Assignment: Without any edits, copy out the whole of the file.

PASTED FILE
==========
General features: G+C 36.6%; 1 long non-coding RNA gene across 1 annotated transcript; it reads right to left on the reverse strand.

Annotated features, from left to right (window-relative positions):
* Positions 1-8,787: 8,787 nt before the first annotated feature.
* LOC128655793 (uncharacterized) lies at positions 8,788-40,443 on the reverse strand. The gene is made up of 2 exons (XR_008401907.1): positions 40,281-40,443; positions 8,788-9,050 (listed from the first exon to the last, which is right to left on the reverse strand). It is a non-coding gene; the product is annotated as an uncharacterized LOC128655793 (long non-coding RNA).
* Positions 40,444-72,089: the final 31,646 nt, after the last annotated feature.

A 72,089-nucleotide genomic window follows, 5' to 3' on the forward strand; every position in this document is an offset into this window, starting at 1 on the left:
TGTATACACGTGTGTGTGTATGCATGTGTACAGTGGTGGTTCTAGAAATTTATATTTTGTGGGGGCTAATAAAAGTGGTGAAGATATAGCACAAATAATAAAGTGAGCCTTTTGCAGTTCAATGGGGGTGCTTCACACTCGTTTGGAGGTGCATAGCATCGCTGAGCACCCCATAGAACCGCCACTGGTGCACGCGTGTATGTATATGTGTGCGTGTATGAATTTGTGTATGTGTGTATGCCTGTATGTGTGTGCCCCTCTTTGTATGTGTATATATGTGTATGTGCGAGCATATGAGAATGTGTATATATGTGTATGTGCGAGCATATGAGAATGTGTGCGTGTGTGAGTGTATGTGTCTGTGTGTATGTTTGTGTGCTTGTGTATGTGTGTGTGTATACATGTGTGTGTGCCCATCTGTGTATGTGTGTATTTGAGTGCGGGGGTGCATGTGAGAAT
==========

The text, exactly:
General features: G+C 36.6%; 1 long non-coding RNA gene across 1 annotated transcript; it reads right to left on the reverse strand.

Annotated features, from left to right (window-relative positions):
* Positions 1-8,787: 8,787 nt before the first annotated feature.
* LOC128655793 (uncharacterized) lies at positions 8,788-40,443 on the reverse strand. The gene is made up of 2 exons (XR_008401907.1): positions 40,281-40,443; positions 8,788-9,050 (listed from the first exon to the last, which is right to left on the reverse strand). It is a non-coding gene; the product is annotated as an uncharacterized LOC128655793 (long non-coding RNA).
* Positions 40,444-72,089: the final 31,646 nt, after the last annotated feature.

A 72,089-nucleotide genomic window follows, 5' to 3' on the forward strand; every position in this document is an offset into this window, starting at 1 on the left:
TGTATACACGTGTGTGTGTATGCATGTGTACAGTGGTGGTTCTAGAAATTTATATTTTGTGGGGGCTAATAAAAGTGGTGAAGATATAGCACAAATAATAAAGTGAGCCTTTTGCAGTTCAATGGGGGTGCTTCACACTCGTTTGGAGGTGCATAGCATCGCTGAGCACCCCATAGAACCGCCACTGGTGCACGCGTGTATGTATATGTGTGCGTGTATGAATTTGTGTATGTGTGTATGCCTGTATGTGTGTGCCCCTCTTTGTATGTGTATATATGTGTATGTGCGAGCATATGAGAATGTGTATATATGTGTATGTGCGAGCATATGAGAATGTGTGCGTGTGTGAGTGTATGTGTCTGTGTGTATGTTTGTGTGCTTGTGTATGTGTGTGTGTATACATGTGTGTGTGCCCATCTGTGTATGTGTGTATTTGAGTGCGGGGGTGCATGTGAGAAT